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Becoming A Freelance Translator

Learning a new culture and a new language is one of the most exciting and fulfilling parts of moving abroad. Although we often take for granted the fact that we communicate in Greek or have a good understanding of the way of life in Greece, it could really be a huge advantage. Knowing another language, especially such a complex language like Greek, is a useful skill to have and can open up many doors for you. A popular career for anyone who can understand a second language, such as Greek, is to become a freelance translator.

Freelance translation is an excellent way to have your own business and earn a potentially healthy income. Setting up your own translation business is easier than you think and almost anyone can do it.

What Skills Do I Need To Become a Freelance Translator?
To set up your own business, you don't need as many qualifications as you would if you were to perhaps work for a company. You can set up an online translation service or gain a good client database and travel to meet clients or work locally - it all depends on the type of business that you want. The only skill you need is to speak at least two languages fluently; this is usually your native language and your second language. If you have learned your second language through living in another country or from mixed nationality parents, then you will not need to have a written qualification. As in most cases, any kind of formal qualification or certificate is always considered to be an advantage in the working world, but isn't always necessary. The fact that you can speak two different languages (or more) is normally enough to start your own freelance translating business.

As well as knowing another language, you should also have a good idea on what makes a business work. Just knowing a second language is not enough to start up your own business, unless your business partner is business minded. If you are planning to set up your own business as a freelance translator, then you must put aside enough money for the first 6 months or one year, whilst you are building the business or have a part-time job as well.

The First Year
The first year will probably be the most exciting as well as frightening too. During the first year, you will be able to get a real feel to whether you would like to continue this as a career or maybe it is just not for you. Throughout your first year, you should try to advertise your company as much as possible and register with freelance translating agencies to try and build your client list. It will be possible that you will have regular clients who use your services regularly and other clients who need you just for a one off occasion. If you haven't already decided on what areas of translation you would like to cover, then it may be best to think about it before you start. Usually translators deal with legal issues, financial cases and other documentation. There are many roles and areas of translating, some are more specialised fields and so it is important to decide whether you feel comfortable dealing with some of these matters.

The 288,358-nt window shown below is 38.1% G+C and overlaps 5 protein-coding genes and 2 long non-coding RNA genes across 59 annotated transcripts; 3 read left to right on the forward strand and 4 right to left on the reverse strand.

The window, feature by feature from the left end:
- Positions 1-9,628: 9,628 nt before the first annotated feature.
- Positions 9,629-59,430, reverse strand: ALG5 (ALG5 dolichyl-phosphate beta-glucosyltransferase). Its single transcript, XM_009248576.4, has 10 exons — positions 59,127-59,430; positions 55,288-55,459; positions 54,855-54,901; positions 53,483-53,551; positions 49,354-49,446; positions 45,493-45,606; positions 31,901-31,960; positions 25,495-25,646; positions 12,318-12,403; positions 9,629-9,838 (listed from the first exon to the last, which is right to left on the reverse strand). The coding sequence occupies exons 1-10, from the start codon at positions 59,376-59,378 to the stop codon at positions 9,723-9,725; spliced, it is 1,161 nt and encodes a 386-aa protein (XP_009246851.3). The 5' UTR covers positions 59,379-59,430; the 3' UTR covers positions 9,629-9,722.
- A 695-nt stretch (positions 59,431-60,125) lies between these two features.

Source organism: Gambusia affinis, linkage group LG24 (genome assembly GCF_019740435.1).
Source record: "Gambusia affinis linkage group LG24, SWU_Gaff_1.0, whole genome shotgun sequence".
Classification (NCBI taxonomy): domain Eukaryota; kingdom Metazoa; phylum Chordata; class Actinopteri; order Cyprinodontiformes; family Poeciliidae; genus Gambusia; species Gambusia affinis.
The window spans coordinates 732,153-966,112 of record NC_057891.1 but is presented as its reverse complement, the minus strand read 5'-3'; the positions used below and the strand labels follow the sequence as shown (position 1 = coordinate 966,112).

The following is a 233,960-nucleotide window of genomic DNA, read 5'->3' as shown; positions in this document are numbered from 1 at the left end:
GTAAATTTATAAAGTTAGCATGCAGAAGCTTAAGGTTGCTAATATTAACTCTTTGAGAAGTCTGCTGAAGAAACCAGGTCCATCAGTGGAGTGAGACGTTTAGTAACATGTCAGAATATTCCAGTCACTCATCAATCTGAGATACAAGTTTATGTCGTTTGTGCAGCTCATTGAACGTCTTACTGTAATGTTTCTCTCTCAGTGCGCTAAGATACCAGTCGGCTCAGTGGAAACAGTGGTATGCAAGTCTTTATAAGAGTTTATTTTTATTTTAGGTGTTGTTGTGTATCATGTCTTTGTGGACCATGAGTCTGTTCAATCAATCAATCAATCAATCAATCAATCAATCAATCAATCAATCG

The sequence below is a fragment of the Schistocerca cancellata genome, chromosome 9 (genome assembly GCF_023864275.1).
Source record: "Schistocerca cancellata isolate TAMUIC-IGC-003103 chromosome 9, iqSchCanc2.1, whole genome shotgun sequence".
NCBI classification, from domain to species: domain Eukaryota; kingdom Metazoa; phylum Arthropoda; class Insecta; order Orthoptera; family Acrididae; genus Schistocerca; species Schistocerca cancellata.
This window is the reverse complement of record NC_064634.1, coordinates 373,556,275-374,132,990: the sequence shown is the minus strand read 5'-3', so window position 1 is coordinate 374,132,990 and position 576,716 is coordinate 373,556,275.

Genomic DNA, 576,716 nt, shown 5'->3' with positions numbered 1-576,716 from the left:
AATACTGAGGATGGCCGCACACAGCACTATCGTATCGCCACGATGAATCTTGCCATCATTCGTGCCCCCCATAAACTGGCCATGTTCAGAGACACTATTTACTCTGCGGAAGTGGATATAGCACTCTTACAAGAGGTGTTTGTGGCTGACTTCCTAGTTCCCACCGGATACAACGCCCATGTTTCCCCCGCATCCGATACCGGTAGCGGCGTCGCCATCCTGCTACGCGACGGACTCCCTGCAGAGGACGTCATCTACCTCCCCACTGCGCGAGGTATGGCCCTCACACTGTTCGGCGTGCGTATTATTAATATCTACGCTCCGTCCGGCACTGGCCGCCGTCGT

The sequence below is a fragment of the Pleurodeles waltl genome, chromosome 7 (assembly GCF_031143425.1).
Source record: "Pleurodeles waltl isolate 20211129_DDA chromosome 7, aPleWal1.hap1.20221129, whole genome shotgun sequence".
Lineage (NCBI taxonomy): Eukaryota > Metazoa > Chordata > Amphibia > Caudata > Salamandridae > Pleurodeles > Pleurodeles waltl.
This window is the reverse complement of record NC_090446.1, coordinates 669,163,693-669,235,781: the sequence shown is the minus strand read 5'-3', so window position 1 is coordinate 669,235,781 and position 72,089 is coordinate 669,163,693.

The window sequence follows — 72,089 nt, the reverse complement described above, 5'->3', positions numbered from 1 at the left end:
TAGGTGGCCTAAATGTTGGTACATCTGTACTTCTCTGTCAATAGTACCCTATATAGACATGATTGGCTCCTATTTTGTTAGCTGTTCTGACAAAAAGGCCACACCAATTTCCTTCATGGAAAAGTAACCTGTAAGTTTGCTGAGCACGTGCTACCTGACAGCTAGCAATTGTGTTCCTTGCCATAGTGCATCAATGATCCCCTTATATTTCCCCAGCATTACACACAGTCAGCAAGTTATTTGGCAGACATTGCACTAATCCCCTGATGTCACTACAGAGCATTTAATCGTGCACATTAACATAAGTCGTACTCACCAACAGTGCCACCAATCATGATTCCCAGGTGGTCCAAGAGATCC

Finding Clients
When you have finally gained as many clients as you want and can deal with, don't stop trying to search for new clients and advertising your business. Remember that you are relying on these clients for your earnings and if they were to stop using you tomorrow, what would you do? You can never advertise yourself too much! Register with translation agencies, advertise in local newspaper or on the internet, try calling different firms to see if they need translating services and hand out business cards too. Your client list will grow and grow as long as you know how to market your business in the right way and remember that many of your clients will also recommend you if they are happy with your work.

A Working Week
One of the best parts of being a freelance translator is that you nearly never do the same job twice! Every day is different and you will always be dealing with different people, different tasks and using different language skills. For example: One day you may be asked to translate documentation such as birth certificates or passports and the next day you could be translating letters and files for legal cases. In this line of work, no two days are the same, which is probably what makes it so exciting and thrilling. Your working hours may vary depending on projects and work that you are asked to do and sometimes it may not always depend on what you want. You should try to set out a basic outline of working hours that you wish to work and then the rest is down to the work that you get.

Being a Professional
To make a good translator means that you should be organised, reliable and should always use your initiative. Whether you may be dealing with clients, working on a project or accepting jobs, you must always be organised, honest and professional. When accepting work, you should consider whether you think it is out of your depth or a specialised subject that you are not sure of. If at any point, you think that you are unable to complete a job successfully or you are uncertain of the topic, then you must be honest with your clients. It is much better to be honest with the clients and explain that it would be better asking the help of a native speaker or someone who is a specialist in that subject rather than trying to tackle it yourself and fail. Clients will appreciate your honesty that you are not just after their money, rather than making a bad job of mis-translating something that could be potentially very important.